I began writing a novel in earnest last February and finished it by Memorial Day (end of May in the U.S.). It was satisfying to finally type the words “the end.”
But writing the first draft was the easy part. It’s the rewriting that was harder than I expected.
I let the manuscript cool off for several weeks before I decided to tackle the revision. That first week, I stared at the manuscript, wondering what I had gotten myself into. I had no idea how to go about editing and rewriting a project that size. I quickly got bogged down by the process, but I never got discouraged. I was determined to finish this manuscript, if only to prove that I could finish it.
I reworked some chapters that seemed salvageable and chopped away at a few others. I set it aside again. Now I am making my way through a second revision. But as I gradually proceed, I feel I’m taking one step forward and two steps back again.
That brings me to the main point of my post today. Writing the first draft was easy. Rewriting it was where the hard work began.
Since starting the rewriting process – twice now – I’ve learned quite a bit about myself as a writer. I’m happy to share those lessons with you.
Lesson 1: Rewriting a novel is much harder than writing the first draft.
When writing the first draft, I can let my imagination fly. I may sketch out the first few chapters ahead of time, but I allow the ideas for characters, scenes and dialogue to take over. So what if I write 120,000 words for an 85,000-word story? That’s where the editing and rewriting can make a difference.
But rewriting is hard work. You can become emotionally connected to your work, and to cut so much of it can be excruciating. But it’s also necessary. As I reread the material, some scenes didn’t make sense, others were out of sequence. You may find that some characters lack depth and others aren’t needed at all. It takes time to rethink the plot and make sure it follows proper novel structure. It can take up to five rewrites – sometimes more – before the novel is truly complete.
Lesson 2: Instead of “killing your darlings,” save them for another story.
One of the toughest things to do when editing your own work is cutting material that you’ve created. It’s a painful experience. You can be so proud of the work you’ve done, only to be forced to “kill your darlings,” because they know no longer fit the story. It takes great courage to recognize that a scene or character isn’t working.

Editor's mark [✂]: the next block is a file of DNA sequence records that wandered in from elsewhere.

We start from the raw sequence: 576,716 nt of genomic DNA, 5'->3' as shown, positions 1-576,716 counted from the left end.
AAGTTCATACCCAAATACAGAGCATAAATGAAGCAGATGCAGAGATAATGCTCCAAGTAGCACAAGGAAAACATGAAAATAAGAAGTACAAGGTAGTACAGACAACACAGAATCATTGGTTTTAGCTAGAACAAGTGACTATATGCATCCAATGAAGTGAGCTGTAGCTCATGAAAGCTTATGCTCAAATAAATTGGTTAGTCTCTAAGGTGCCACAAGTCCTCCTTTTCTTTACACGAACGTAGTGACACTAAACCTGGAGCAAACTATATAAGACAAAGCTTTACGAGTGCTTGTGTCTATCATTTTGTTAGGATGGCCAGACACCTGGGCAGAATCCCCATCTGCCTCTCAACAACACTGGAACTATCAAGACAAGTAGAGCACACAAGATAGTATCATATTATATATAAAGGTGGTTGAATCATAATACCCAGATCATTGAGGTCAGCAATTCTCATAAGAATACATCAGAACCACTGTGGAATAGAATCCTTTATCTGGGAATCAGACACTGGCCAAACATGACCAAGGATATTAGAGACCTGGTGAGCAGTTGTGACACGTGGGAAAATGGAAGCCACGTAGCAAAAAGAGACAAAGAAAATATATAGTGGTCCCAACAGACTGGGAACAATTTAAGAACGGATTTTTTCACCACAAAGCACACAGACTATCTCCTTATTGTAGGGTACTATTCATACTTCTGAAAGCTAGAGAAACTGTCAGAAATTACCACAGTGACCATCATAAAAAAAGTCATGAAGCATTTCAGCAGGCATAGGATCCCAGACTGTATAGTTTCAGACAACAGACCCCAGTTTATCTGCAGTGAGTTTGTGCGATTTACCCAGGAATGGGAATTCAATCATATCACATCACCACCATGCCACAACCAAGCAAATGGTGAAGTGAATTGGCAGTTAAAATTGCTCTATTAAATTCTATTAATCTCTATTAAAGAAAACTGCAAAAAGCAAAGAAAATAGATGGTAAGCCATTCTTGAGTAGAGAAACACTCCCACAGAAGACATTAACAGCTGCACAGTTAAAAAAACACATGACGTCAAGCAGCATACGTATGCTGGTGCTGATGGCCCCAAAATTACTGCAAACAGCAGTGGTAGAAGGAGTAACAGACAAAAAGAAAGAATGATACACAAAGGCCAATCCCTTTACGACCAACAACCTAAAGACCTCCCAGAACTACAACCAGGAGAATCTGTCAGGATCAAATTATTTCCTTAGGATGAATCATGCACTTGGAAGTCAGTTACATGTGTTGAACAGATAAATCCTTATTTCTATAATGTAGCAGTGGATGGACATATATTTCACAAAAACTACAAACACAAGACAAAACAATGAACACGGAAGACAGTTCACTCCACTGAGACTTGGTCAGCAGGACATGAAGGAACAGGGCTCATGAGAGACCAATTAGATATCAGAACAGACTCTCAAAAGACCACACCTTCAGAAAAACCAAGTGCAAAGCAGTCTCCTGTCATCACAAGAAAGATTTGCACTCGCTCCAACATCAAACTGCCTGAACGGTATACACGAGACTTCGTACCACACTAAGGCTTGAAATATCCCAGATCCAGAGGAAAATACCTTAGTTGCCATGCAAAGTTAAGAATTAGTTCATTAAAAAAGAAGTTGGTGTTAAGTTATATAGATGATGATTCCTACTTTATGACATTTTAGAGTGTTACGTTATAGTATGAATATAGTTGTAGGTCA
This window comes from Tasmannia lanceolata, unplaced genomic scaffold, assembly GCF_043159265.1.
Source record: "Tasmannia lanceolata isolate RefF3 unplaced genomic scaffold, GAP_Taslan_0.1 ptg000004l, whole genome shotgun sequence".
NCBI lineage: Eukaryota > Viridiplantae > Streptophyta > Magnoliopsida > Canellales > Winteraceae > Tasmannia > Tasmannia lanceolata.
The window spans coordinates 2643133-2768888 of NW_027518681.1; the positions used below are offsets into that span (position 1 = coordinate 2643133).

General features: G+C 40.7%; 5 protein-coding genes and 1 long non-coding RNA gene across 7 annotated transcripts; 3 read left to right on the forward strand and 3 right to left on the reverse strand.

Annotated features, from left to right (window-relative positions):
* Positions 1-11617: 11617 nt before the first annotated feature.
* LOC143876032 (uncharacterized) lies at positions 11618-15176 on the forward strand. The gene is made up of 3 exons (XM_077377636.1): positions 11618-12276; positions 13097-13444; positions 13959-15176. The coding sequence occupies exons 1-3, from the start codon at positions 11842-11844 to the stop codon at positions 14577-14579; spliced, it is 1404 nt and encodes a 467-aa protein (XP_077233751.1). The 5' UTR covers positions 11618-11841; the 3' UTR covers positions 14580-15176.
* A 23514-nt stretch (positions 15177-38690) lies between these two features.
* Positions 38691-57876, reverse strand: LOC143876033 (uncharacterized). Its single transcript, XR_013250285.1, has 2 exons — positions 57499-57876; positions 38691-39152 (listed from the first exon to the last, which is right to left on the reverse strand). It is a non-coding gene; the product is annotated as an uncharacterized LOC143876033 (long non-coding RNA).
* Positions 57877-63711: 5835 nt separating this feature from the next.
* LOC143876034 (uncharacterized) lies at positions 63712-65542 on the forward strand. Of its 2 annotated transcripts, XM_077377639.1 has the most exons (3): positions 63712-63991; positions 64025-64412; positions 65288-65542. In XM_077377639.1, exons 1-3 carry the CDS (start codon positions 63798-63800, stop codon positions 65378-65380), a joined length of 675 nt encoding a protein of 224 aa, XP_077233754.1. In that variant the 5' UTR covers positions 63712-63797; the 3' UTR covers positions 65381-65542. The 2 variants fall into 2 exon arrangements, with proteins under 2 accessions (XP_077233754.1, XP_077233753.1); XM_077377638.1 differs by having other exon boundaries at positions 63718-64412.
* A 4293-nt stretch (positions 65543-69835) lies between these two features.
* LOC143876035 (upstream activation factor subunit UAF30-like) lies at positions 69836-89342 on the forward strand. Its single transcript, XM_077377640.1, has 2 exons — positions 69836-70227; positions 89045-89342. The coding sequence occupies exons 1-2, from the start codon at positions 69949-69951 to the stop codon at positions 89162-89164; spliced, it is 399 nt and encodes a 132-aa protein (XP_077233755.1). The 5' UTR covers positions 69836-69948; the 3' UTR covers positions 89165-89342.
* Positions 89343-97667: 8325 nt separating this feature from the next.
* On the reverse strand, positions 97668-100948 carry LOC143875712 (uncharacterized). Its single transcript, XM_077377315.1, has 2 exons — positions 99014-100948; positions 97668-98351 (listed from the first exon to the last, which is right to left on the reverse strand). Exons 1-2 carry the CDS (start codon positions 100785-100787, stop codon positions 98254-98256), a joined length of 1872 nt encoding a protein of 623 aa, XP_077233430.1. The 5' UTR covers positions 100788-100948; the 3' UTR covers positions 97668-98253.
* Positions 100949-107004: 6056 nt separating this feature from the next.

But here’s a thought. Rather than “kill off” those offending pieces of prose, send them away for adoption. Keep a file of unused material that you’ve killed off. Those sections may not work for your current novel-in-progress, but perhaps they can be adapted to fit another manuscript later.
Lesson 3: Have a clear vision of the novel’s ending.
When I began my current work, I wasn’t sure how the story would end with my protagonists besides a happily ever after. The conclusion should tie up all the loose ends. I found once I drafted my story’s ending, it was easier to handle the rewriting because I knew where the story was headed. For some writers, it might be helpful to draft the final chapters first before starting the novel’s beginning. You can also revise the ending if needed, but at least you have a direction for your story.
Lesson 4: Find the best place to jump into the story.
While it helps to have a clear vision of the novel’s ending before you begin writing (and rewriting), you might experience the beginning differently. It may come across as vague, unfocused and meandering. Perhaps there’s no conflict facing the protagonist. Or the main character has no personality.
I usually have to write and rewrite multiple versions of the first few chapters to find the right scene to jump into the story. Sometimes you start the story in the wrong place. But it’s important to determine that inciting incident that moves the story forward, or you won’t be able to engage readers’ interest.
Lesson 5: When the going gets tough, take a break.
There will be times during the revision process when you might feel stuck, unsure what to do with the rewrite. Should that character get cut? How do I go about changing this scene? When stuck like that, I’d often step away for a few days to tackle household chores or do some other writing. When I came back to it, I could usually figure out what to do next. Rewriting can be overwhelming, and sometimes you need to give yourself a break to see the way forward.
Lesson 6: Keep your material organized.
When I began writing my novel, I didn’t realize how much organization was required. Keep copious notes, and don’t lose them. When I started writing, I had notes in different places. I’m still trying to figure out a system that works for me.
Organization is necessary to keep track of multiple versions of a scene or chapter. It’s also helpful when figuring out the proper sequence of events within the story. To make sure each scene is set up in proper sequence, I list each chapter along with a brief summary. Then I review the chapters to make sure they made sense in the order I had them. I can usually tell at a glance if I need to add another scene or rearrange the ones I’ve already written.
Lesson 7: Be patient with your progress.
I’m not the most patient person in the world. Writing (or more accurately, rewriting) is hard work and it usually takes longer than you think it will. Rewriting is a painstakingly slow process. It comes in fits and starts, and you may never be satisfied with your progress or with the words on the page. Be patient with yourself during the rewrite. A little bit of work every day can help you move closer to your finished manuscript.
What about you? Are you rewriting a novel? What lessons have you learned from the rewriting process?